Role Based Access Control (RBAC) is a method of organizing authorization management in a way that, with some extensions, enables an authorization management solution to offer the capabilities to:
- Define and maintain the design of an authorization model for individual resources, applications, etc.
- Manage the authorization models from the consolidated authorization management concept, using the concept of roles for managing authorizations.
RBAC roles are an intermediate entity between permissions and users that both organizes and connects them. This is depicted below:
Role Based Access Control Explained
Within this model, a permission is the right to perform a certain action with regard to a certain (type of) object. Permissions are collected in roles. Roles are given, or assigned, to users. Whenever a role is assigned to a user, the user thereby obtains the permissions that are contained in the role.
Although roles may seem a minor addition to traditional authorization management solutions, they are indeed a very important factor in bringing authorization management to a business level. Among others, the following reasons can be given for this:
- A single role can contain permissions in multiple systems or applications. Roles therefore transcend the boundaries of those systems and applications. In traditional authorization management solutions, these boundaries complicate getting a full view of, and management grip on, user permissions.
Roles can be given names that are meaningful to business users and can therefore be related to business concepts. For instance, if certain permissions are to be granted to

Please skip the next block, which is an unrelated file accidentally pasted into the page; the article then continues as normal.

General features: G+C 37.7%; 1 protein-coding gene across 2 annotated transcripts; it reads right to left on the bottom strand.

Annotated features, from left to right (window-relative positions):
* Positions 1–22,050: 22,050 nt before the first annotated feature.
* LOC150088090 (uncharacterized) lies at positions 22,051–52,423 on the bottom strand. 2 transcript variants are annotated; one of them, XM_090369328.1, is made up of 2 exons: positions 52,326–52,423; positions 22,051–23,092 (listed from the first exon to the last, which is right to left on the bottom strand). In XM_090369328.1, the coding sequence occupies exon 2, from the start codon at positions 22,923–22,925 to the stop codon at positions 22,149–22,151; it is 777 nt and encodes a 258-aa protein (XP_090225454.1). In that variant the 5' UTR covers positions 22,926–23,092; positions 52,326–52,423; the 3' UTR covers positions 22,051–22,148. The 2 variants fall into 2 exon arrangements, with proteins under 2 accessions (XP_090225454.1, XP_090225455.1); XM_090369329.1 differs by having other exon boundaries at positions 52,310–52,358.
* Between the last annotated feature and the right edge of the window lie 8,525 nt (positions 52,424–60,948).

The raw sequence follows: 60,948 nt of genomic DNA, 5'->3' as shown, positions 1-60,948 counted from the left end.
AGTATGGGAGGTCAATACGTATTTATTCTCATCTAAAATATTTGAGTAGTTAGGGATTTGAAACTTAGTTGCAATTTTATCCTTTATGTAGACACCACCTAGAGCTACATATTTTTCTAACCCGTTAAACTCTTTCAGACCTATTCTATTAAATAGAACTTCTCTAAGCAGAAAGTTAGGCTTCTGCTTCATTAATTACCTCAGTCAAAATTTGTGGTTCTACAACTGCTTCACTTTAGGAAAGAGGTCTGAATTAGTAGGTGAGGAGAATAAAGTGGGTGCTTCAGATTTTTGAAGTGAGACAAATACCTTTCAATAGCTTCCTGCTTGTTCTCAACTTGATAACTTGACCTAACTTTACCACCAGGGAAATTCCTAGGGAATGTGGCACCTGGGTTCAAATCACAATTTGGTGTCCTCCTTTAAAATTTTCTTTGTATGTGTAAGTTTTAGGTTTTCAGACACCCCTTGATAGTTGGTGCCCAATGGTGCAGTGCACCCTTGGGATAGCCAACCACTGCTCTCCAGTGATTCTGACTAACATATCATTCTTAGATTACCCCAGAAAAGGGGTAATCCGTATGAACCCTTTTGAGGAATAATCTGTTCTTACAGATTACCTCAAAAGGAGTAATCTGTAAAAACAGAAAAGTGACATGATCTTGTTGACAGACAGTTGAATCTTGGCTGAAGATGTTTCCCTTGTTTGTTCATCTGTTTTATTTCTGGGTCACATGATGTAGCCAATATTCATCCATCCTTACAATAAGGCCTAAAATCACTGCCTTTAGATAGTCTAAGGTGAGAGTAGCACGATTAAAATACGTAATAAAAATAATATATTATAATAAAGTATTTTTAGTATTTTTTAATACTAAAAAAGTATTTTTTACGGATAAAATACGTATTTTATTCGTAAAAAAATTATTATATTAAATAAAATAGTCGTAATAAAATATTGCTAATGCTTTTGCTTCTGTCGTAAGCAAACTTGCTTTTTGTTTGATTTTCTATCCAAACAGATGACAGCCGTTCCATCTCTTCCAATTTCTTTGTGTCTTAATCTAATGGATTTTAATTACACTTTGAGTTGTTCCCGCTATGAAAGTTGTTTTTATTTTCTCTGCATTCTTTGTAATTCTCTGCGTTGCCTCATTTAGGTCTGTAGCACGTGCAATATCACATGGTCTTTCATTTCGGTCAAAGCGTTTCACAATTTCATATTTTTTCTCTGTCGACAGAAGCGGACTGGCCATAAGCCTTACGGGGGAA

- employees who have a certain position within a company, then those permissions can be collected in a role having that position’s name. The permissions can then be assigned to the people in question by giving them the role. It could also be that certain permissions are granted to all employees. In such a case, these might be put in an “Employee” role that is given to all employees.
- Roles support situations with multiple levels of abstraction regarding permissions through the concept of role inheritance. Through role inheritance, roles that contain permissions can themselves be combined in other, more abstract roles.
For example, an organization might have application owners who have a detailed knowledge of the technical permissions within their applications. These application owners could organize these technical permissions into roles, where each role could contain the permissions required to perform a certain task in an application. A line manager could then combine these application roles into “higher-level” roles, each of which might correspond to a business function.
- Roles provide a basis for implementing certain business policy rules, such as Segregation of Duties (SoD). A policy rule stating that two tasks or functions may never be assigned to the same employee could be translated to an RBAC enforceable SoD rule that the corresponding two roles may never be assigned to one user.
Other benefits of using RBAC as a basis for authorization management are discussed later in this document.